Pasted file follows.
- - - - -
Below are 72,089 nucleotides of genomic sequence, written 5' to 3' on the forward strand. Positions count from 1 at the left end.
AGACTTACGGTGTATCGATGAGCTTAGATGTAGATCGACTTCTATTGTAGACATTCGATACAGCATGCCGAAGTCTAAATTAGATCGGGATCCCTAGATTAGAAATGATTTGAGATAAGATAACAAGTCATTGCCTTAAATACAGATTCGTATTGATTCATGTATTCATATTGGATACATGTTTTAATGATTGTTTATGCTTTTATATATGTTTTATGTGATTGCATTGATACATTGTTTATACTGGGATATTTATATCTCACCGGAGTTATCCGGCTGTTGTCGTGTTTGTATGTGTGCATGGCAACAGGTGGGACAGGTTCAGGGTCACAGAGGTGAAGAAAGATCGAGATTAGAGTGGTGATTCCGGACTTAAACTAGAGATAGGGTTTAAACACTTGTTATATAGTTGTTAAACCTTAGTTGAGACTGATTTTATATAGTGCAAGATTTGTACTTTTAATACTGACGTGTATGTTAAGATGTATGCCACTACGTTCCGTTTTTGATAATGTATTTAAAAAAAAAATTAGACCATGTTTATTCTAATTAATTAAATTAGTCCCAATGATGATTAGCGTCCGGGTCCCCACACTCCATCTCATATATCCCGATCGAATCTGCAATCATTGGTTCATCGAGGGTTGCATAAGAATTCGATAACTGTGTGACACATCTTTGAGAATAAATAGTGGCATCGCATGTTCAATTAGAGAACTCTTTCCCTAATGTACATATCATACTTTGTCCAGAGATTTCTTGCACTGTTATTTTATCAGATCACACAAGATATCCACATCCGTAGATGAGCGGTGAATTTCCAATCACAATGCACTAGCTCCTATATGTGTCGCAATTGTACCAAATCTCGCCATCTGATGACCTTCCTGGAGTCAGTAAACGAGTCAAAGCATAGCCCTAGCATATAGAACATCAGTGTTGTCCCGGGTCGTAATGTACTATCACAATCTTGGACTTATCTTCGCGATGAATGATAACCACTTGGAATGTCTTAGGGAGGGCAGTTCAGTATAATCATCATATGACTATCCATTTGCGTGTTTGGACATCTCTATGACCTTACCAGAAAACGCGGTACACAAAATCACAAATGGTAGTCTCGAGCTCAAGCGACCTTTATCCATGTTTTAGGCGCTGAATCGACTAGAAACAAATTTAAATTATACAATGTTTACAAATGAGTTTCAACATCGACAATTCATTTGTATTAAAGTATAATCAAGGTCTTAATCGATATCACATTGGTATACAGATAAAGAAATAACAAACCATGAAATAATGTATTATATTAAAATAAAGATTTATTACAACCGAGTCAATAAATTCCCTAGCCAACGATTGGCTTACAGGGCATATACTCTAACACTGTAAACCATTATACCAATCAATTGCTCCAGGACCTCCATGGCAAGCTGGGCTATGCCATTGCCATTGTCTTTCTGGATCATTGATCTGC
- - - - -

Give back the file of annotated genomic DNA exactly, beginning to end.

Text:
Below are 72,089 nucleotides of genomic sequence, written 5' to 3' on the forward strand. Positions count from 1 at the left end.
AGACTTACGGTGTATCGATGAGCTTAGATGTAGATCGACTTCTATTGTAGACATTCGATACAGCATGCCGAAGTCTAAATTAGATCGGGATCCCTAGATTAGAAATGATTTGAGATAAGATAACAAGTCATTGCCTTAAATACAGATTCGTATTGATTCATGTATTCATATTGGATACATGTTTTAATGATTGTTTATGCTTTTATATATGTTTTATGTGATTGCATTGATACATTGTTTATACTGGGATATTTATATCTCACCGGAGTTATCCGGCTGTTGTCGTGTTTGTATGTGTGCATGGCAACAGGTGGGACAGGTTCAGGGTCACAGAGGTGAAGAAAGATCGAGATTAGAGTGGTGATTCCGGACTTAAACTAGAGATAGGGTTTAAACACTTGTTATATAGTTGTTAAACCTTAGTTGAGACTGATTTTATATAGTGCAAGATTTGTACTTTTAATACTGACGTGTATGTTAAGATGTATGCCACTACGTTCCGTTTTTGATAATGTATTTAAAAAAAAAATTAGACCATGTTTATTCTAATTAATTAAATTAGTCCCAATGATGATTAGCGTCCGGGTCCCCACACTCCATCTCATATATCCCGATCGAATCTGCAATCATTGGTTCATCGAGGGTTGCATAAGAATTCGATAACTGTGTGACACATCTTTGAGAATAAATAGTGGCATCGCATGTTCAATTAGAGAACTCTTTCCCTAATGTACATATCATACTTTGTCCAGAGATTTCTTGCACTGTTATTTTATCAGATCACACAAGATATCCACATCCGTAGATGAGCGGTGAATTTCCAATCACAATGCACTAGCTCCTATATGTGTCGCAATTGTACCAAATCTCGCCATCTGATGACCTTCCTGGAGTCAGTAAACGAGTCAAAGCATAGCCCTAGCATATAGAACATCAGTGTTGTCCCGGGTCGTAATGTACTATCACAATCTTGGACTTATCTTCGCGATGAATGATAACCACTTGGAATGTCTTAGGGAGGGCAGTTCAGTATAATCATCATATGACTATCCATTTGCGTGTTTGGACATCTCTATGACCTTACCAGAAAACGCGGTACACAAAATCACAAATGGTAGTCTCGAGCTCAAGCGACCTTTATCCATGTTTTAGGCGCTGAATCGACTAGAAACAAATTTAAATTATACAATGTTTACAAATGAGTTTCAACATCGACAATTCATTTGTATTAAAGTATAATCAAGGTCTTAATCGATATCACATTGGTATACAGATAAAGAAATAACAAACCATGAAATAATGTATTATATTAAAATAAAGATTTATTACAACCGAGTCAATAAATTCCCTAGCCAACGATTGGCTTACAGGGCATATACTCTAACACTGTAAACCATTATACCAATCAATTGCTCCAGGACCTCCATGGCAAGCTGGGCTATGCCATTGCCATTGTCTTTCTGGATCATTGATCTGC